The 9/11 anniversary was a strong memory in Toronto because it happened right in the middle of 2001’s film festiva — even though it was business as usual today. In fact the pace of this place just seems to be quickening. Deals, as Deadline’s Mike Fleming reports, were slow to percolate but may be picking up. Most buyers I talk to are irritated by some sellers’ insistence that their film be released this year in time for Oscar consideration. That’s a tall order and leaves little time for creating a marketing campaign, much less an awards strategy. Nevertheless, that was one of the demands made by the sellers of the controversial Shame during negotiations. Fox Searchlight agreed, others didn’t. In fact I was told that Sony Pictures Classics, which wanted the picture, came up with a smart strategy they compared to The Weinstein Company’s for Colin Firth. That consisted of Firth doing a lot of campaigning and earning a nomination for A Single Man in 2010, thus laying the groundwork for his The King’s Speech win the next year. SPC was going to put Michael Fassbender out there and get him recognition for their November release of David Cronenberg’s A Dangerous Method and then release Shame later in 2012 for a one-two punch that the Academy would notice. No go. The sales people behind Shame insisted it be released this year, thereby throwing the Venice Film Festival’s Best Actor winner into an already overcrowded awards race that among others includes George Clooney, Brad Pitt, Gary Oldman, and Leonardo DiCaprio who are better known — at least at this point.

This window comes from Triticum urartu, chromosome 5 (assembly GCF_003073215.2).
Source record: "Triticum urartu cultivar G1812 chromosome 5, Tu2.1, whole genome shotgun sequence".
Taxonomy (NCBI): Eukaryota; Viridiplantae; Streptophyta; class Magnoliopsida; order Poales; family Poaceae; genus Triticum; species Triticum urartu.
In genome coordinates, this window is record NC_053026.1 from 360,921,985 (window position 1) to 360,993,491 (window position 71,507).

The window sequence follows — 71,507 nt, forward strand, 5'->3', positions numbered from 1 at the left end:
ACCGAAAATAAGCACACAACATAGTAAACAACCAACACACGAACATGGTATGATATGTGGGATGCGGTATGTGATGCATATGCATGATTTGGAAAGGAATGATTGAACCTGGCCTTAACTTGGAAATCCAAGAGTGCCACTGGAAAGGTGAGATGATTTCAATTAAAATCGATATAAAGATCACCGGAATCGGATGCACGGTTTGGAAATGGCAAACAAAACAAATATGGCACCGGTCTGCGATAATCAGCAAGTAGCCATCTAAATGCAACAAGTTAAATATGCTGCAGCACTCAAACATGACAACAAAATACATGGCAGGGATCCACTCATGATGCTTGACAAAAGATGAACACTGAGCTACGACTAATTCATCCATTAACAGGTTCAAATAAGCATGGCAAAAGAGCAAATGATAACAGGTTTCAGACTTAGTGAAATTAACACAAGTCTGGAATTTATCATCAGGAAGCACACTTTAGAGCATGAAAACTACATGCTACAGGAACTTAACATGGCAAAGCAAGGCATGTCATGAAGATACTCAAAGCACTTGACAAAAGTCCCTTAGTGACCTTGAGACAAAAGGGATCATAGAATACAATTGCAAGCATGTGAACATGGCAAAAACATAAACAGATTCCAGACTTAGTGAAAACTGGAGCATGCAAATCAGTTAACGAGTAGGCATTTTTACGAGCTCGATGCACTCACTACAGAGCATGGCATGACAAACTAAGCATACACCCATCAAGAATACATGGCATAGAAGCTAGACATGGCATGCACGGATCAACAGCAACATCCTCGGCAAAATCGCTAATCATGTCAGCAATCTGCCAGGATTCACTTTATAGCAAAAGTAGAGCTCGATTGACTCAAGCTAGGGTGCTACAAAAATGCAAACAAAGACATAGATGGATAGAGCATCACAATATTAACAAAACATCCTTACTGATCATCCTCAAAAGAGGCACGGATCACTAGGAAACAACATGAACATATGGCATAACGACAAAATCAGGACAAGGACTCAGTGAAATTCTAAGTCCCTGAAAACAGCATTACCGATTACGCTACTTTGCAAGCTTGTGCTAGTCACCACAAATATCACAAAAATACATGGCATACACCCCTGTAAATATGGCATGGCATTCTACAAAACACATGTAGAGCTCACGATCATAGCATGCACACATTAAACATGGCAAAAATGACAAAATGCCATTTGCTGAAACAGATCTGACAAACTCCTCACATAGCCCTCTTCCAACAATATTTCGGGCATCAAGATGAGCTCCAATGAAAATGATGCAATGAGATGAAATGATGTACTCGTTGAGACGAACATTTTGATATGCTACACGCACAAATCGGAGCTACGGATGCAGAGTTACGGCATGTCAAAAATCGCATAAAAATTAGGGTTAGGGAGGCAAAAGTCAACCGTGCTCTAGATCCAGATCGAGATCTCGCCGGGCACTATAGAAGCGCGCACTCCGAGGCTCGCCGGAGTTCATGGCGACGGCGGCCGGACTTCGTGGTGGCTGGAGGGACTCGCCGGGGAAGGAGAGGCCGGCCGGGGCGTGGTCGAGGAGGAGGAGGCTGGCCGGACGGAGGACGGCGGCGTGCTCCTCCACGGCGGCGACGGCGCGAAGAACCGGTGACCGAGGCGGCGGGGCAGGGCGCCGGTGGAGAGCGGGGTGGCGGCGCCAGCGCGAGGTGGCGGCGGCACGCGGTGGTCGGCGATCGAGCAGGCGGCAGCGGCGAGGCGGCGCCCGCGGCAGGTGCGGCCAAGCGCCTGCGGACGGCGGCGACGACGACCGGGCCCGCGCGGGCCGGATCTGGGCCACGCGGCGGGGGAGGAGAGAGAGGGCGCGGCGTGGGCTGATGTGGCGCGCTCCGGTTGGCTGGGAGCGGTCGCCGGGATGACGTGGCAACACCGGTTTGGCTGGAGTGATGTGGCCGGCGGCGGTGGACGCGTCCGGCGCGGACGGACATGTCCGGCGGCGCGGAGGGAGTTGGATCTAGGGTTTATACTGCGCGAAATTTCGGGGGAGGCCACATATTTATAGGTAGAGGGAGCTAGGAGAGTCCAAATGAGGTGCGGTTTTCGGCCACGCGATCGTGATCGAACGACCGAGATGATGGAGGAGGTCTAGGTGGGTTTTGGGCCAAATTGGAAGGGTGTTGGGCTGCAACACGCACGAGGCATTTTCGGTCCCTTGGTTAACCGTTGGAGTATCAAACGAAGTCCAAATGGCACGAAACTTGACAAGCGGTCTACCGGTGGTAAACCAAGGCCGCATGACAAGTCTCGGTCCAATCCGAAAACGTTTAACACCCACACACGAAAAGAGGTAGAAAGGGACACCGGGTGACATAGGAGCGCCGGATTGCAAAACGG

One former studio head-turned-producer complained loudly to me today that this kind of strategy is not necessarily what’s good for the movie and asked, “Isn’t that what we should be concerned with over anything else?” For example, Open Road’s Tom Ortenberg is here with his first release Killer Elite but is not rushing into a year-end release if it might end up hurting the bottom line. “Isn’t the 2012 Oscar race just as good as this year’s?” he asked. He might consider putting the Liam Neeson film The Grey into a year-end qualifying run since Neeson’s performance is said to be so strong. But only if it was in the best interest of the film. When he was at Lionsgate, Ortenberg acquired Crash at Toronto but held it for a May release. Then he did a now-legendary and successful Oscar campaign almost 1 1/2 years after the Toronto buy. The same strategy worked for The Hurt Locker two years ago. Both went on to win Best Picture.
Nevertheless, several films for sale in Toronto are said to be eyeing a 2011 release in order to get into the Oscar race. These include Luc Besson’s The Lady, which premieres Monday night and which I have already seen. It contains two powerhouse performances from Michelle Yeoh who could jump into the lead actress race. There’s also David Thewlis for Supporting Actor. The Lady will certainly be part of any sales discussion, but I know of at least one mini-major who would like the film but just not for this year. As I mentioned yesterday, Barrymore with its sensational title performance from Christopher Plummer also wants to make a deal that includes a 2011 year-end release. Also director Zhang Yimou’s epic The Flowers of War (formerly Nanking) starring Oscar-winner Christian Bale had a 20-minute footage presentation here and hopes to get a domestic deal in place in time for a possible year-end run at Oscar. I am told it could certainly be ready what with its debut in Beijing in December. (more…)